Anyway, now she wants to obtain a theremin. Since she's a real musician, I want to advise her on what's both good enough for a real musician while also being the most affordable (funds are limited). She lives in Europe, so some local purchase options are also scant.

Decent linearity is a priority, since my B3 cannot claim as such.

My research concluded that the Moog Standard is probably the best option in the affordable theremin category, and the Moog Theremini is an option even though purists might disagree.

So my query:
Is the Moog Standard indeed a good basic choice for professional play?
Does the Mood Theremini have decent linearity? Is there any concern that it's more of a digital synthesizer, with all those bells and whistles?
Are any of the Subscope theremins anywhere near the price range of the Moog Standard? (I assume they have good linearity, yes?)

Etherly yours,
Rev. Feedback

Posted: 2/2/2020 4:06:40 PM
pitts8rh

From: Minnesota USA

Joined: 11/27/2015

You should contact Dominic Bednarz either by personal message here or through his website if you are interested in learning more about what he offers. I am not aware if he publishes any prices, but he seems to have a pretty defined price structure for the different models and options if you ask. 

Dominic built a custom Subscope for me after I had been playing an Etherwave Plus for about a year, and it was my favorite theremin until recently.  It had some really nice features and a somewhat different range of voices from those of the EW.

Being custom built though, it will be more expensive than the EW, and since it has more knobs it could be considered a touch more intimidating to start on.  Since the EW is so widely available new and used, it would probably be the least expensive instrument that would be suitable for a musician.  That said, I would highly recommend the Subscope as an instrument to move into later.

Regarding linearity, the Subscope and the EW have quite similar linearities at the mid- to high-end if you play with a Caroline Eyck style of open-closed hand fingering. Other playing styles may show some differences between the two, but for simplicity I would say that neither is better than the other in all cases.  Both compress slightly at the high end compared to the mid range.  The stock Subscope has a much more linear bass range down to zero-beat, where the EW tends to compress a bit and lock up near zero beat.  But many people have Thierry Frenkel's ESPE01 mod or something similar installed that greatly extends the range into the lower octaves while also improving some of the harshness of the sound.  A well-tuned EW can have very good linearity and a pretty good size pitch field that doesn't feel cramped at higher pitches.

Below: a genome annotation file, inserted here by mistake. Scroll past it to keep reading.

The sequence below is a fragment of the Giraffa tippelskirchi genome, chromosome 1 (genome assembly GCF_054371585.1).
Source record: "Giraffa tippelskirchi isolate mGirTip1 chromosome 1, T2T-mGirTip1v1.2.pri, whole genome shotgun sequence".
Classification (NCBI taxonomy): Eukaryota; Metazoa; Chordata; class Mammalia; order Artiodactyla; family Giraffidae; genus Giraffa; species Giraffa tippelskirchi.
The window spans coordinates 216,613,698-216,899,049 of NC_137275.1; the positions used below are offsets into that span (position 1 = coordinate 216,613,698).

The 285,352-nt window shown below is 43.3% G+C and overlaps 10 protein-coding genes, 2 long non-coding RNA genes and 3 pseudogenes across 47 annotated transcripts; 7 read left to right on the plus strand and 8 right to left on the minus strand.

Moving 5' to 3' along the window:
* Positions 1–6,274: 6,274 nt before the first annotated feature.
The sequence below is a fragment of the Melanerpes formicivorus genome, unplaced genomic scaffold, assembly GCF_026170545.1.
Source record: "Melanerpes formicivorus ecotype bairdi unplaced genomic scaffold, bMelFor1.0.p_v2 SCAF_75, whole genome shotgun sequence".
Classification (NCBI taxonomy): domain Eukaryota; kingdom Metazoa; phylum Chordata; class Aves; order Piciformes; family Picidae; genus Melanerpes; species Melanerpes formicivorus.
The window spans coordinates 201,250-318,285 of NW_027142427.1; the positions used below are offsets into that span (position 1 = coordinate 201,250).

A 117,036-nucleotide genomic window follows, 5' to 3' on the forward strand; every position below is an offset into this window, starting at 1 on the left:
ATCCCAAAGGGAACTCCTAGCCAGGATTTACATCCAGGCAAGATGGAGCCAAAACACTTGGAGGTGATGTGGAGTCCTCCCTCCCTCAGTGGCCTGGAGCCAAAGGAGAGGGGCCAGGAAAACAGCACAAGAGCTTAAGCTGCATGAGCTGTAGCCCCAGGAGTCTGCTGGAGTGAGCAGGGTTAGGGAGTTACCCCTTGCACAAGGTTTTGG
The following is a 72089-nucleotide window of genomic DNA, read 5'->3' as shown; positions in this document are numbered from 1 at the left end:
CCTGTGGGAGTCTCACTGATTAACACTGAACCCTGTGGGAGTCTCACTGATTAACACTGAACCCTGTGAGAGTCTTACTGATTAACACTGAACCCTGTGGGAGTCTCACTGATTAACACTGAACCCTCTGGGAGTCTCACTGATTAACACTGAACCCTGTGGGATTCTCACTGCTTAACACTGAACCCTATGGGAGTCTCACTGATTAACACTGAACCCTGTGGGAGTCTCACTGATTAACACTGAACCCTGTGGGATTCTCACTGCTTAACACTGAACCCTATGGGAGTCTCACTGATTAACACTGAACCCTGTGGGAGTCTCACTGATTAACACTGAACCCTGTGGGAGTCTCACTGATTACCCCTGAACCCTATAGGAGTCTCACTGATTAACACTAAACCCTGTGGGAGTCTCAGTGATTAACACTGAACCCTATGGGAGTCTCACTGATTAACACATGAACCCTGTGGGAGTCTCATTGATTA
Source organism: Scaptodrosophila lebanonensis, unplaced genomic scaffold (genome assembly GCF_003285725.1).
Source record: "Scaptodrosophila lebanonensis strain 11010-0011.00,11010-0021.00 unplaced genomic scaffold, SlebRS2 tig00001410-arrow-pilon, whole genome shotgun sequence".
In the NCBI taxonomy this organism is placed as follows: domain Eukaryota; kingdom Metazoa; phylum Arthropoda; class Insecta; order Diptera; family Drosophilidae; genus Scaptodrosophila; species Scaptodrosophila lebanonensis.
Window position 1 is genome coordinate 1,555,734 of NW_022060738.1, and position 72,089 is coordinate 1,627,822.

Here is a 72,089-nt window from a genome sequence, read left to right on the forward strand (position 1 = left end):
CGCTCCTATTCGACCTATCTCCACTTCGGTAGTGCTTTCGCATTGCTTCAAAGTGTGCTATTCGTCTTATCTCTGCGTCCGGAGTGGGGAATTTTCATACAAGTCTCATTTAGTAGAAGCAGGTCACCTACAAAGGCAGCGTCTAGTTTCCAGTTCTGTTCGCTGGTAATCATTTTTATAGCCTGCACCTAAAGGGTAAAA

Another thing that I really like about the Subscope is a telescoping brass tube that slides over the pitch antenna for making large (sometimes seasonal) adjustments to keep the pitch knob range centered.  This allows coarse, less frequent adjustments to be made with the slider while allowing the pitch knob on the front panel to perform as a finer adjustment.  By contrast, the pitch knob on the EW covers a wider tuning range to be able to reach proper tuning with the natural variations that occur over time or with changes in humidity, but this wider range means that the control can be overly sensitive to adjust day to day.  And even with the wider range the EW can sometimes go out of tune beyond the range of the knob and require removal of the cover and adjustment of the internal inductors to recenter the tuning of the front panel knob.  It is possible to make an antenna slider for the Etherwave as well that will in may cases prevent having to go inside the cabinet to retune, although without modification the pitch knob will still remain touchy.  And there are actually more variables to consider for keeping any analog theremin optimized other than simply keep the pitch knob tuning within range.

Short answer:  An Etherwave Standard or Plus is an inexpensive and quality product that is good for starting on as well as for playing professionally.  There will always be other theremins out there to expand into later. Others will have to offer opinions on the Theremini, but my impression is that you may be better off going directly to an Etherwave.

Posted: 2/3/2020 6:33:56 PM
rupertchappelle

From: earth

Joined: 5/8/2017

rev.f: 

Harrison Instruments Model 302  - 8 octave range, 9v battery operated, plate antennas make for easy and steady play, inverse volume mapping makes staccato play easy and pizzicato possible. Affordable. Concerning linearity - just aim for the corner of the plate and that stretches out the upper range, but hey 9 octaves without flipping any switches.

Arthur demonstrating the 302 at Chuck Leven's

opening the model 302

Me playing the 302 with a few pedals

Posted: 2/3/2020 7:23:23 PM
bendra

From: Portland, Oregon

Joined: 2/22/2018

I'll just say on the issue of cost: Theremins are cheap compared to most musical instruments. On the occasions when an Etherwave Pro becomes available and people get sticker shock that it sells for $5-8k, that's actually within the range that an advanced amateur (not even professional) violin or cello player might expect to pay for a high quality instrument.  Professional string players might pay more - sometimes much more.  rev.f mentions a friend who plays piano - what kind of piano can one get for less than $1000?

If you don't have the money you don't have it, I get it, but really on the issue of cost we thereminists have little to complain about.